In the final days of battle, suicide scenes were played out in front of Marines all over the northern part of Saipan, but mostly at the northernmost tip?Marpi Point.

Survivors were taken to a tent city prison camp at Charan Kanoa airstrip, full of Japanese civilians and safety. A second such camp was created in the Garapan baseball stadium.

There were so many floating bodies that ?naval small craft were unable to steer a course without running over them,? reported one American sailor. Lt. Emery Cleaves of the US minesweeper Chief saw the corpse of a nude woman, drowned while giving birth. ?The baby?s head had entered this world, but that was all of him,? he said. He also saw that ?a small boy of four or five had drowned with his arm firmly clenched around the neck of a Jap soldier; the two bodies rocked crazily in the waves.?

U.S. forces sat below Marpi Point in boats with loudspeakers and tried, mostly in vain, to stop the madness. There was little anyone could do. Thousands of civilians died in those final days.

Battle of Saipan June 1944.

Battle of Saipan June 1944.

In the campaigns of 1943 and the first half of 1944, the?Allies?had captured the?Solomon Islands, the?Gilbert Islands, the?Marshall Islands?and the?Papuan Peninsula?of?New Guinea. This left the Japanese holding the Philippines, the?Caroline Islands,?Palau Islands and?Mariana Islands.

It had always been the intention of the American planners to bypass the Caroline and Palauan Islands and to seize the Marianas and Taiwan. From these latter bases communications between the Japanese homeland and Japanese forces to the south and west could be cut. In addition, from the Marianas Japan would be well within the range of an air offensive relying on the new?Boeing B-29 Superfortresslong-range?bomber?with its operational radius of 1,500?mi (2,400?km).

While not part of the original American plan,?Douglas MacArthur, commander of the?Southwest Pacific Area command, obtained authorization to advance through New Guinea and?Morotai?toward the Philippines. This allowed MacArthur to keep his personal pledge, made in his “I shall return” speech, to liberate the Philippines, and also allowed the active use of the large forces built up in the southwest Pacific theatre. The Japanese, expecting an attack somewhere on their perimeter, thought an attack on the Caroline Islands most likely. To reinforce and supply their garrisons, they needed naval and air superiority, so?Operation A-Go, a major?carrier?attack, was prepared for June 1944.

Being a former Spanish and then German territory, Saipan became a Mandate of Japan by the League of Nations after World War I, and thus a large number of Japanese civilians lived there ? at least 25,000.?The U.S. erected a civilian prisoner encampment on 23 June 1944 that soon had more than 1,000?inmates. Electric lights at the camp were conspicuously left on overnight to attract other civilians with the promise of three warm meals and no risk of accidentally being shot in combat.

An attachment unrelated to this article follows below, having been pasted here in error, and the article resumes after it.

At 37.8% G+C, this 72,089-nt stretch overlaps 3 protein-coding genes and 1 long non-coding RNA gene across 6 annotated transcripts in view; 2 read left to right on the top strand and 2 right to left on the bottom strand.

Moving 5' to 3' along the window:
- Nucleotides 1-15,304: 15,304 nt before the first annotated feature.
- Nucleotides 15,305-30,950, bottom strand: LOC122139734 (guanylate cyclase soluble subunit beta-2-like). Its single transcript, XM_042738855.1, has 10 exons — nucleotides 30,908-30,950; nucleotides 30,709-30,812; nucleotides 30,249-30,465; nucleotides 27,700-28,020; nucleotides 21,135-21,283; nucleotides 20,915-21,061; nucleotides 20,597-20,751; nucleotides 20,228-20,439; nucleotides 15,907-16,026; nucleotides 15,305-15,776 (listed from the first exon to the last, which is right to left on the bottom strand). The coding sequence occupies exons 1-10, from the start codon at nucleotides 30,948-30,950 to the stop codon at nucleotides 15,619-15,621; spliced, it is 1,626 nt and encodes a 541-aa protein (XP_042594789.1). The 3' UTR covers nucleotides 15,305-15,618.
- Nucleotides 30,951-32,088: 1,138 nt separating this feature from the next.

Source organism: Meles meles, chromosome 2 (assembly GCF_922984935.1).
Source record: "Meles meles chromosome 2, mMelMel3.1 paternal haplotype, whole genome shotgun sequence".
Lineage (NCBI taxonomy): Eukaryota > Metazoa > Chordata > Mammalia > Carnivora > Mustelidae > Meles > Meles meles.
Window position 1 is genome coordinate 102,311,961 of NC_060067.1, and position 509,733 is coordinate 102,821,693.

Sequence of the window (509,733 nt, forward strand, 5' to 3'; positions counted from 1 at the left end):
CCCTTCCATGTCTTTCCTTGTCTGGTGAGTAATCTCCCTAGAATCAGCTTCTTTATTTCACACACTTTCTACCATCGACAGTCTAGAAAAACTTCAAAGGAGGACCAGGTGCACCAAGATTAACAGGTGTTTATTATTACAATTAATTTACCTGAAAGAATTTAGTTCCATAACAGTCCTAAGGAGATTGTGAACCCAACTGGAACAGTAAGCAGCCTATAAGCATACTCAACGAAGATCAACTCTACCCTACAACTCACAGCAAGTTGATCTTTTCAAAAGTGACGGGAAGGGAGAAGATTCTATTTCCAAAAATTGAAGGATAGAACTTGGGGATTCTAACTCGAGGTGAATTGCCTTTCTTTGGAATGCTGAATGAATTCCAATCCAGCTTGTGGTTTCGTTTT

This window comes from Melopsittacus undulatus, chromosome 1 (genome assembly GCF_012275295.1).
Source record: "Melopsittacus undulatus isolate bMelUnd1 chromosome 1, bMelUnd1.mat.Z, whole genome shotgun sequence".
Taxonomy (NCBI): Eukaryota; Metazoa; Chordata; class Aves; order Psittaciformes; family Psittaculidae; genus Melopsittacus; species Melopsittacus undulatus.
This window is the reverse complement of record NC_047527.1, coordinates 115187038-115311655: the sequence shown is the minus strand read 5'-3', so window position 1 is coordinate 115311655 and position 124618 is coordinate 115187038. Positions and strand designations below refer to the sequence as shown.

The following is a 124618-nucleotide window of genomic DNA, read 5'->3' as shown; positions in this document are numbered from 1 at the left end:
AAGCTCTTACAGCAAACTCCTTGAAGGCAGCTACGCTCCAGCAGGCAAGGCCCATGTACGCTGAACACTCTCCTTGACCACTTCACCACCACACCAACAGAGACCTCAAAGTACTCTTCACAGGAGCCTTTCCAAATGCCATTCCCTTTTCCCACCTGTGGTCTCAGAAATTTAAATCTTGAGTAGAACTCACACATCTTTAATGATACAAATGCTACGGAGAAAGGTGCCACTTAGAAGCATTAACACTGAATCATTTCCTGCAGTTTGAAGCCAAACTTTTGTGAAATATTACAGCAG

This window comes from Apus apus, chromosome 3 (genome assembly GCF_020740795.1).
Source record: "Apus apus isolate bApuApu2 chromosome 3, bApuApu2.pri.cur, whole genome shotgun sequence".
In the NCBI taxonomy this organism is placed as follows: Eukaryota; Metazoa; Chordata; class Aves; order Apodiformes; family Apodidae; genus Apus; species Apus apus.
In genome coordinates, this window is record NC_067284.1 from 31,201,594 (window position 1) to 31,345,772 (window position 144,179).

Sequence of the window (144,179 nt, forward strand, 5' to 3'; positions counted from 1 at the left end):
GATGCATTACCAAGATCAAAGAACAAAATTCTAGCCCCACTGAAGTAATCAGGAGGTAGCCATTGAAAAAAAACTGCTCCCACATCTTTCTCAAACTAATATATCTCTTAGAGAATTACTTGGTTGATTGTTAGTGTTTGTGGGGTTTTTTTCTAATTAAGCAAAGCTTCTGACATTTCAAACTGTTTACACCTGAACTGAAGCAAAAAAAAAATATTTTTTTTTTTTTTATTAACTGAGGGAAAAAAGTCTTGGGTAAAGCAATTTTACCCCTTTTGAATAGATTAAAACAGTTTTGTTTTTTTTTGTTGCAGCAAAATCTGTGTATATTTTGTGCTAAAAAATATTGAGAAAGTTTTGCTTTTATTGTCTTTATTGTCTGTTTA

Weapons and the tactics of close quarter fighting also resulted in high civilian casualties. Civilian shelters were located virtually everywhere on the island, with very little difference noticeable to attacking marines. The standard method of clearing suspected bunkers was with high-explosive and/or high-explosives augmented with petroleum (e.g., gelignite, napalm, diesel fuel). In such conditions, high civilian casualties were inevitable.

Emperor?Hirohito?personally found the threat of defection of Japanese civilians disturbing. Much of the community was of low caste, and there was a risk that live civilians would be surprised by generous U.S. treatment. Native Japanese sympathizers would hand the Americans a powerful propaganda weapon to subvert the “fighting spirit” of Japan in radio broadcasts.

At the end of June, Hirohito sent out an imperial order encouraging the civilians of Saipan to commit suicide.?The order authorized the commander of Saipan to promise civilians who died there an equal spiritual status in the afterlife with those of soldiers perishing in combat. General?Hideki T?j? intercepted the order on 30 June and delayed its sending, but it went out anyway the next day.

By the time the Marines advanced on the north tip of the island, from 8?12 July, most of the damage had been done. Thousands of Japanese civilians committed suicide in the last days of the battle to take the offered privileged place in the afterlife, some jumping from places later named “Suicide Cliff” and “Banzai Cliff”.

Sadly, the Pacific War was filled with these kinds of incidents, and they intensified as the war progressed. It seemed that every Island had a ?Marpi Point? or ?Banzai Cliff? of some sort.

The sites have been listed on the American National Register of Historic Places, and are now a park and peace memorial, attracting pilgrimages from Japan.

Video: Warning Disturbing footage:?Mass Suicides on Marpi Point, Saipan

Compulsory Mass Suicide, the Battle of Okinawa, and Japan’s Textbook Controversy?

Battle Of Saipan